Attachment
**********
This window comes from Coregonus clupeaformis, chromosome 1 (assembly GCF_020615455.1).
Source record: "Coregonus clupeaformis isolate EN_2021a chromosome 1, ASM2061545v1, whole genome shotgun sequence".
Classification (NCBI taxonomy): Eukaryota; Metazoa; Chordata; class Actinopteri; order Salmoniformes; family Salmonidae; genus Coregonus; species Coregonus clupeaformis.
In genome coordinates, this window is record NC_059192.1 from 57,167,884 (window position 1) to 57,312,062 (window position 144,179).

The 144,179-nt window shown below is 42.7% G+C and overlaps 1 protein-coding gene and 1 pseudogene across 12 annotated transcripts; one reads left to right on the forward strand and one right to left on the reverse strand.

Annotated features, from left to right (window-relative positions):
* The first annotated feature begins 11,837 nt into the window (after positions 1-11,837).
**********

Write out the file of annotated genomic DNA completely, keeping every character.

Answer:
This window comes from Coregonus clupeaformis, chromosome 1 (assembly GCF_020615455.1).
Source record: "Coregonus clupeaformis isolate EN_2021a chromosome 1, ASM2061545v1, whole genome shotgun sequence".
Classification (NCBI taxonomy): Eukaryota; Metazoa; Chordata; class Actinopteri; order Salmoniformes; family Salmonidae; genus Coregonus; species Coregonus clupeaformis.
In genome coordinates, this window is record NC_059192.1 from 57,167,884 (window position 1) to 57,312,062 (window position 144,179).

The 144,179-nt window shown below is 42.7% G+C and overlaps 1 protein-coding gene and 1 pseudogene across 12 annotated transcripts; one reads left to right on the forward strand and one right to left on the reverse strand.

Annotated features, from left to right (window-relative positions):
* The first annotated feature begins 11,837 nt into the window (after positions 1-11,837).